Trump’s executive order temporarily banning immigration from seven majority-Muslim nations is rightly attracting enormous amounts of political, legal, and media scrutiny. On the surface, White House personnel moves don’t seem even remotely as important. This one, though, is getting more public notice than you’d expect, like in this widely shared photo from an anti-ban protest at Los Angeles International airport:

That’s because this is no ordinary White House, and these are no ordinary bureaucratic changes. They will — in a very tangible way — help shape the future of the entire Trump administration and the future of US foreign policy.

The National Security Council isn’t a place for politics — but Trump may make it one

The NSC was created in 1947 so the nation’s military, diplomatic, and intelligence officials would have a place to analyze specific short- and long-term aspects of US foreign policy and national security. It has a staff of nearly 200 people, mostly career civil servants and military officers detailed from places like the CIA. Those staffers are overseen by a small number of political appointees from the new administration.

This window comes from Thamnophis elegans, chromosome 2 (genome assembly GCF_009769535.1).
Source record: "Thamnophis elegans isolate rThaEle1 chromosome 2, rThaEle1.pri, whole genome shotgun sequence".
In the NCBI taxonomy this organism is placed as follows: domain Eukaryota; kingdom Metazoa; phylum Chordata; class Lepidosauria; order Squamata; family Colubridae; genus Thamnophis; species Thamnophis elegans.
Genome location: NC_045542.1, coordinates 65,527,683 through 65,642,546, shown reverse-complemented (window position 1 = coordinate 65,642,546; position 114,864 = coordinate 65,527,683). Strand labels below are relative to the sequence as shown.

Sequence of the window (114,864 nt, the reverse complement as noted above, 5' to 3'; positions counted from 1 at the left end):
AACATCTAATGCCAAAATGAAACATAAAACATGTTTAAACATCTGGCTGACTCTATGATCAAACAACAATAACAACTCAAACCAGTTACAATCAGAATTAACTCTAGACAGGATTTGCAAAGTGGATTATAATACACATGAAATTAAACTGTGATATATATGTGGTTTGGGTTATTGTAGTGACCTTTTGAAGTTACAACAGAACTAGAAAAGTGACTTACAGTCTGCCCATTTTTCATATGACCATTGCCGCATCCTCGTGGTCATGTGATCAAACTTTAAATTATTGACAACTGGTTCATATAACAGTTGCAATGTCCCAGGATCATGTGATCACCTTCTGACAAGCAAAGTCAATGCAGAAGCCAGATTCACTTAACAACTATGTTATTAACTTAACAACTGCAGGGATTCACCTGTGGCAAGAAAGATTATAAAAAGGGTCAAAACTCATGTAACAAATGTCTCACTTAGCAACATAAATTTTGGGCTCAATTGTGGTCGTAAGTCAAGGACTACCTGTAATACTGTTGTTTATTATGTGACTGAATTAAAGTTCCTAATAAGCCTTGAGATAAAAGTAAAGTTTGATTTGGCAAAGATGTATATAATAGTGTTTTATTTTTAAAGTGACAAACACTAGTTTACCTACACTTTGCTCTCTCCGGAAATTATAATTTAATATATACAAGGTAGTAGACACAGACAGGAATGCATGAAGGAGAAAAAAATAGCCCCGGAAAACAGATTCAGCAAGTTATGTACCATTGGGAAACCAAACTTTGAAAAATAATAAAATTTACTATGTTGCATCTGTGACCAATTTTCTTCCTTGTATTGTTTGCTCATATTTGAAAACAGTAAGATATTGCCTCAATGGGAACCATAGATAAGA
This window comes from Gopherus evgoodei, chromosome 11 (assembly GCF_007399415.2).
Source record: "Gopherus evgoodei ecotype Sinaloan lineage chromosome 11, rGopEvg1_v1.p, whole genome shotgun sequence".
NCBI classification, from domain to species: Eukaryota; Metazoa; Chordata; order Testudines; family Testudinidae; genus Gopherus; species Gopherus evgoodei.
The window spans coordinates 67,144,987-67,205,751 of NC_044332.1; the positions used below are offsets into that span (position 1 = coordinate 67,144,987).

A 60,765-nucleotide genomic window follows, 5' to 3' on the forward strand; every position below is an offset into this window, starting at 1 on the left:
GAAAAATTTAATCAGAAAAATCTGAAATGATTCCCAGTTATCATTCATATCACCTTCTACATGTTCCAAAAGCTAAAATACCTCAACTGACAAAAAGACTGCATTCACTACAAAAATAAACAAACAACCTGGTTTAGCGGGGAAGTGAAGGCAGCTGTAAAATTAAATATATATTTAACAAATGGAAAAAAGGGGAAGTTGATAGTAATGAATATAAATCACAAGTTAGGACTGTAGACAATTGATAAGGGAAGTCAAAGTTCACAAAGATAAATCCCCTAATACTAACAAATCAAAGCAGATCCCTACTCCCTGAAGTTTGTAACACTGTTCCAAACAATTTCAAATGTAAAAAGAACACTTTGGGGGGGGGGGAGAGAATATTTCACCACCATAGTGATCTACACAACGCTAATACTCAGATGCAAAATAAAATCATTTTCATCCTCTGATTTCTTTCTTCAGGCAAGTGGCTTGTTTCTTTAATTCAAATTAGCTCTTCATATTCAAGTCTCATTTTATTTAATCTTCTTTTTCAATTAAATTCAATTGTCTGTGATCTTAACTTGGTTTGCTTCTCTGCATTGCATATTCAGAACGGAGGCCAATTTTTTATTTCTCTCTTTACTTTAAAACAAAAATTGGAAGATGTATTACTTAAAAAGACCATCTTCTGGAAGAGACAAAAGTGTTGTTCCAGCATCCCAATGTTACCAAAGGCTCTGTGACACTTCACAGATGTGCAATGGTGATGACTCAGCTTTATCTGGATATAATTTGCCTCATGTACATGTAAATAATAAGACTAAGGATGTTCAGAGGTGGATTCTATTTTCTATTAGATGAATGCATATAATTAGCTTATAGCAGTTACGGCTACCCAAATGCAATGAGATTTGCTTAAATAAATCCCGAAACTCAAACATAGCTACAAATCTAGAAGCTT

The principals committee itself, which Bannon is now joining, is a very different beast. That’s a far more exclusive place where the most powerful people in the US government — like the secretary of state and the secretary of defense — gather to debate and discuss specific questions about counterterrorism, military operations, and other vital issues before kicking them up to the president for a final decision on how to proceed. (They are chaired by the national security adviser; the president himself doesn’t attend them.)

This is Washington, so political considerations have always impacted the NSC’s work, but presidents of both parties have worked hard to draw a line between domestic political considerations and the life-and-death questions faced by the NSC.

President George W. Bush’s top political aide Karl Rove once attended an NSC meeting, and the president was so livid that he told Rove to never do so again. Former Bush Chief of Staff Josh Bolten, who described the exchange at a conference about the NSC last fall, said Bush believed Rove’s mere presence sent the wrong message.

“The president also knew that the signal he wanted to send to the rest of his administration, the signal he wanted to send to the public, and the signal he especially wanted to send to the military is that the decisions I’m making that involve life and death for the people in uniform will not be tainted by any political decisions,” Bolten said.

According to the New York Times, President Obama allowed top political strategist David Axelrod to sit in on some NSC meetings, but gave him no formal role and made no effort to downgrade the relative status of the chairman of the Joint Chiefs or the director of national intelligence.